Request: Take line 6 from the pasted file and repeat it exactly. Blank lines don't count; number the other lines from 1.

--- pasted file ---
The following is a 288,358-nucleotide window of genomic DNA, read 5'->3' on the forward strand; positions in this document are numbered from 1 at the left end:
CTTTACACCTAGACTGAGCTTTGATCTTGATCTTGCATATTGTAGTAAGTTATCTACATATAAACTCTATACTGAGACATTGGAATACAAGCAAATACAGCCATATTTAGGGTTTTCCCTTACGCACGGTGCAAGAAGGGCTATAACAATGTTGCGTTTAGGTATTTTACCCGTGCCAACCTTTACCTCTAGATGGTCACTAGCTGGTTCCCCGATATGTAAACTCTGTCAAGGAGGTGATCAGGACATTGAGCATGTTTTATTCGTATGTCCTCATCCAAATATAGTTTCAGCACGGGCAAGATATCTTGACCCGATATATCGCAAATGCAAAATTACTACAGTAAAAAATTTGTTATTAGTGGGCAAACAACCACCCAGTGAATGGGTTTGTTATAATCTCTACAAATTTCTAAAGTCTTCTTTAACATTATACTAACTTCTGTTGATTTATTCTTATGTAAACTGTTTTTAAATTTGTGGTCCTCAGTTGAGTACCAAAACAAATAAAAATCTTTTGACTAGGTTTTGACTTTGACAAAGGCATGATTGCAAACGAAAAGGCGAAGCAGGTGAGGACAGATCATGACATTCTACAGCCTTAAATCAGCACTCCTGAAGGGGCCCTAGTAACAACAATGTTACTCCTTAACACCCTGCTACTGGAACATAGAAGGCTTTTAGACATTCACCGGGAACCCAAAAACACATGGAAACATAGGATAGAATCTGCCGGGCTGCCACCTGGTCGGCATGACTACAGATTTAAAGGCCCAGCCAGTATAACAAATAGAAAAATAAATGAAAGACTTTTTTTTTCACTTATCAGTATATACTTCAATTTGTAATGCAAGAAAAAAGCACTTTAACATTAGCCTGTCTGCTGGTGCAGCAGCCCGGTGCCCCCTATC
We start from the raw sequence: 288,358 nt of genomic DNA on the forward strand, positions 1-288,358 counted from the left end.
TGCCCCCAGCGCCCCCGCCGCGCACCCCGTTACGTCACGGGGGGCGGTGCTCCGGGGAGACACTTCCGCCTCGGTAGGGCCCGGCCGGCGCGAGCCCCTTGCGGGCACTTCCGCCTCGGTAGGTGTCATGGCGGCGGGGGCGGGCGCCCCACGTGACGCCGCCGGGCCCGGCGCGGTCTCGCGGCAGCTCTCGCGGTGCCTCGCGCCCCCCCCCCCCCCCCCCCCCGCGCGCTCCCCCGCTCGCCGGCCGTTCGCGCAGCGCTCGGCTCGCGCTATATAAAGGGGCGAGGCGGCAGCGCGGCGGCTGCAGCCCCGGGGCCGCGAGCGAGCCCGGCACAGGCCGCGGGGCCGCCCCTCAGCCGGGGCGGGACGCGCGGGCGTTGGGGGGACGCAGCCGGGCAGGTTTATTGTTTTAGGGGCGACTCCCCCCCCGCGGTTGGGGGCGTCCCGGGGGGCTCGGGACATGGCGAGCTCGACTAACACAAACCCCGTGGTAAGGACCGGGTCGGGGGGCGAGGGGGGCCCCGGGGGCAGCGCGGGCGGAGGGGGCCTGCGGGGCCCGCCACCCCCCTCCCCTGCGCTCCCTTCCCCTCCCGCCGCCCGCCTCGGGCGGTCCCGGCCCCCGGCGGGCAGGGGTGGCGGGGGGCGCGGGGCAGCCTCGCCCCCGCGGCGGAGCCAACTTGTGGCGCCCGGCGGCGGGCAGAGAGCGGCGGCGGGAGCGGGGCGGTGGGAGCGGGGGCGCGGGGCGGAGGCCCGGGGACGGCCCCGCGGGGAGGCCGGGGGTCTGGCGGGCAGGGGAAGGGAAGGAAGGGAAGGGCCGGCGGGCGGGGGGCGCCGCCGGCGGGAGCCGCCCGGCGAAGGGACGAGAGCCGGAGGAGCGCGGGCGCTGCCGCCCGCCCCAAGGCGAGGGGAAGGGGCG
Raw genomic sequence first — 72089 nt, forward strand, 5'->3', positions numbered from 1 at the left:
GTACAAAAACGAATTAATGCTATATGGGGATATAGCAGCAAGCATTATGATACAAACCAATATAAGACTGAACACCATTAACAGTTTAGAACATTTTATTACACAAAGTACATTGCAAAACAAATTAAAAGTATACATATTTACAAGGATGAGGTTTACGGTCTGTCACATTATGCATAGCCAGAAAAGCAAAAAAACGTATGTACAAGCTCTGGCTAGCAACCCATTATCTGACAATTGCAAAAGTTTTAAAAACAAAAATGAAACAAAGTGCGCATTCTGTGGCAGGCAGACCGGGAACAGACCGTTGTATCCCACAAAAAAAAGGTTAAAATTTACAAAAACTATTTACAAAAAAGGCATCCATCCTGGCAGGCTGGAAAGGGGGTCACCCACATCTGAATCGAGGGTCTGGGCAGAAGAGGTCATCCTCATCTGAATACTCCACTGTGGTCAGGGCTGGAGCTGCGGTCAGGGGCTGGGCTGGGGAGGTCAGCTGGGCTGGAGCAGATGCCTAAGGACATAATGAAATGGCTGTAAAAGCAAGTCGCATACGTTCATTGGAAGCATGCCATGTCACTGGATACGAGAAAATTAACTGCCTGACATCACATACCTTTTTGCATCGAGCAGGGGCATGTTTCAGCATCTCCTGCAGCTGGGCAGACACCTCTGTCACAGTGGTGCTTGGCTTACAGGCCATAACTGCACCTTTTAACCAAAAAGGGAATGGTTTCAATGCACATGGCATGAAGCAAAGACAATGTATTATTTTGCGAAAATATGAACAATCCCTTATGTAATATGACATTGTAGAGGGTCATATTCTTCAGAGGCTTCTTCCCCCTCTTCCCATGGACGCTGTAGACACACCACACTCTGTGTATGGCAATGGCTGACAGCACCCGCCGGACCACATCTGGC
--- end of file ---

GTACAAAAACGAATTAATGCTATATGGGGATATAGCAGCAAGCATTATGATACAAACCAATATAAGACTGAACACCATTAACAGTTTAGAACATTTTATTACACAAAGTACATTGCAAAACAAATTAAAAGTATACATATTTACAAGGATGAGGTTTACGGTCTGTCACATTATGCATAGCCAGAAAAGCAAAAAAACGTATGTACAAGCTCTGGCTAGCAACCCATTATCTGACAATTGCAAAAGTTTTAAAAACAAAAATGAAACAAAGTGCGCATTCTGTGGCAGGCAGACCGGGAACAGACCGTTGTATCCCACAAAAAAAAGGTTAAAATTTACAAAAACTATTTACAAAAAAGGCATCCATCCTGGCAGGCTGGAAAGGGGGTCACCCACATCTGAATCGAGGGTCTGGGCAGAAGAGGTCATCCTCATCTGAATACTCCACTGTGGTCAGGGCTGGAGCTGCGGTCAGGGGCTGGGCTGGGGAGGTCAGCTGGGCTGGAGCAGATGCCTAAGGACATAATGAAATGGCTGTAAAAGCAAGTCGCATACGTTCATTGGAAGCATGCCATGTCACTGGATACGAGAAAATTAACTGCCTGACATCACATACCTTTTTGCATCGAGCAGGGGCATGTTTCAGCATCTCCTGCAGCTGGGCAGACACCTCTGTCACAGTGGTGCTTGGCTTACAGGCCATAACTGCACCTTTTAACCAAAAAGGGAATGGTTTCAATGCACATGGCATGAAGCAAAGACAATGTATTATTTTGCGAAAATATGAACAATCCCTTATGTAATATGACATTGTAGAGGGTCATATTCTTCAGAGGCTTCTTCCCCCTCTTCCCATGGACGCTGTAGACACACCACACTCTGTGTATGGCAATGGCTGACAGCACCCGCCGGACCACATCTGGC